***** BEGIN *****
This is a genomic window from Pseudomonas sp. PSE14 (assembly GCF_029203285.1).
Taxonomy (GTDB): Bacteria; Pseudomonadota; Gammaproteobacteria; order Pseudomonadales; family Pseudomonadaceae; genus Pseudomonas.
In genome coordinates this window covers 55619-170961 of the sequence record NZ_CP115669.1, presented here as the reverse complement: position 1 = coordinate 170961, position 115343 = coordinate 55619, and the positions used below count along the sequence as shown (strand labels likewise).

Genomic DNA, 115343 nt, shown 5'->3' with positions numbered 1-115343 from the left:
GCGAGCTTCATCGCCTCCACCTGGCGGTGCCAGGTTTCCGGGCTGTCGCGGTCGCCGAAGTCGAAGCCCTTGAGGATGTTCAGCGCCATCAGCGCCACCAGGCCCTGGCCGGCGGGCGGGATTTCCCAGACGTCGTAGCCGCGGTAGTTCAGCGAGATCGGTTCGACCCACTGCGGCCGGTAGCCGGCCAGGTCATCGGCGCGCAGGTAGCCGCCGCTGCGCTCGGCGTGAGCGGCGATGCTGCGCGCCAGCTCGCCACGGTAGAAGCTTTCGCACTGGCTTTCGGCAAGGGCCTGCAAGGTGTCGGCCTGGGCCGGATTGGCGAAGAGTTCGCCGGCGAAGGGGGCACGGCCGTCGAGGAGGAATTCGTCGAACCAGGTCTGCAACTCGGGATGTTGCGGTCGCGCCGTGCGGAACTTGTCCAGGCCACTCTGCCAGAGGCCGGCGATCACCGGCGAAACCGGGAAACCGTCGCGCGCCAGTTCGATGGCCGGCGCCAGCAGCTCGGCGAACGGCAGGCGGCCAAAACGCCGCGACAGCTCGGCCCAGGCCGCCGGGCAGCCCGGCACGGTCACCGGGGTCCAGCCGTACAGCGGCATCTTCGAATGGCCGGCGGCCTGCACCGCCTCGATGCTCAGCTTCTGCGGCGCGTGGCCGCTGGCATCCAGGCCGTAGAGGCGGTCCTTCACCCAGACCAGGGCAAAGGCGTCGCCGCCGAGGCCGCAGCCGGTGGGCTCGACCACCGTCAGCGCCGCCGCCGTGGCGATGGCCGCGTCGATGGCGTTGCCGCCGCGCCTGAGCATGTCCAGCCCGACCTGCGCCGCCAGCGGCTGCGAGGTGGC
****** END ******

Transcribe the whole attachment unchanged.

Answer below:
This is a genomic window from Pseudomonas sp. PSE14 (assembly GCF_029203285.1).
Taxonomy (GTDB): Bacteria; Pseudomonadota; Gammaproteobacteria; order Pseudomonadales; family Pseudomonadaceae; genus Pseudomonas.
In genome coordinates this window covers 55619-170961 of the sequence record NZ_CP115669.1, presented here as the reverse complement: position 1 = coordinate 170961, position 115343 = coordinate 55619, and the positions used below count along the sequence as shown (strand labels likewise).

Genomic DNA, 115343 nt, shown 5'->3' with positions numbered 1-115343 from the left:
GCGAGCTTCATCGCCTCCACCTGGCGGTGCCAGGTTTCCGGGCTGTCGCGGTCGCCGAAGTCGAAGCCCTTGAGGATGTTCAGCGCCATCAGCGCCACCAGGCCCTGGCCGGCGGGCGGGATTTCCCAGACGTCGTAGCCGCGGTAGTTCAGCGAGATCGGTTCGACCCACTGCGGCCGGTAGCCGGCCAGGTCATCGGCGCGCAGGTAGCCGCCGCTGCGCTCGGCGTGAGCGGCGATGCTGCGCGCCAGCTCGCCACGGTAGAAGCTTTCGCACTGGCTTTCGGCAAGGGCCTGCAAGGTGTCGGCCTGGGCCGGATTGGCGAAGAGTTCGCCGGCGAAGGGGGCACGGCCGTCGAGGAGGAATTCGTCGAACCAGGTCTGCAACTCGGGATGTTGCGGTCGCGCCGTGCGGAACTTGTCCAGGCCACTCTGCCAGAGGCCGGCGATCACCGGCGAAACCGGGAAACCGTCGCGCGCCAGTTCGATGGCCGGCGCCAGCAGCTCGGCGAACGGCAGGCGGCCAAAACGCCGCGACAGCTCGGCCCAGGCCGCCGGGCAGCCCGGCACGGTCACCGGGGTCCAGCCGTACAGCGGCATCTTCGAATGGCCGGCGGCCTGCACCGCCTCGATGCTCAGCTTCTGCGGCGCGTGGCCGCTGGCATCCAGGCCGTAGAGGCGGTCCTTCACCCAGACCAGGGCAAAGGCGTCGCCGCCGAGGCCGCAGCCGGTGGGCTCGACCACCGTCAGCGCCGCCGCCGTGGCGATGGCCGCGTCGATGGCGTTGCCGCCGCGCCTGAGCATGTCCAGCCCGACCTGCGCCGCCAGCGGCTGCGAGGTGGC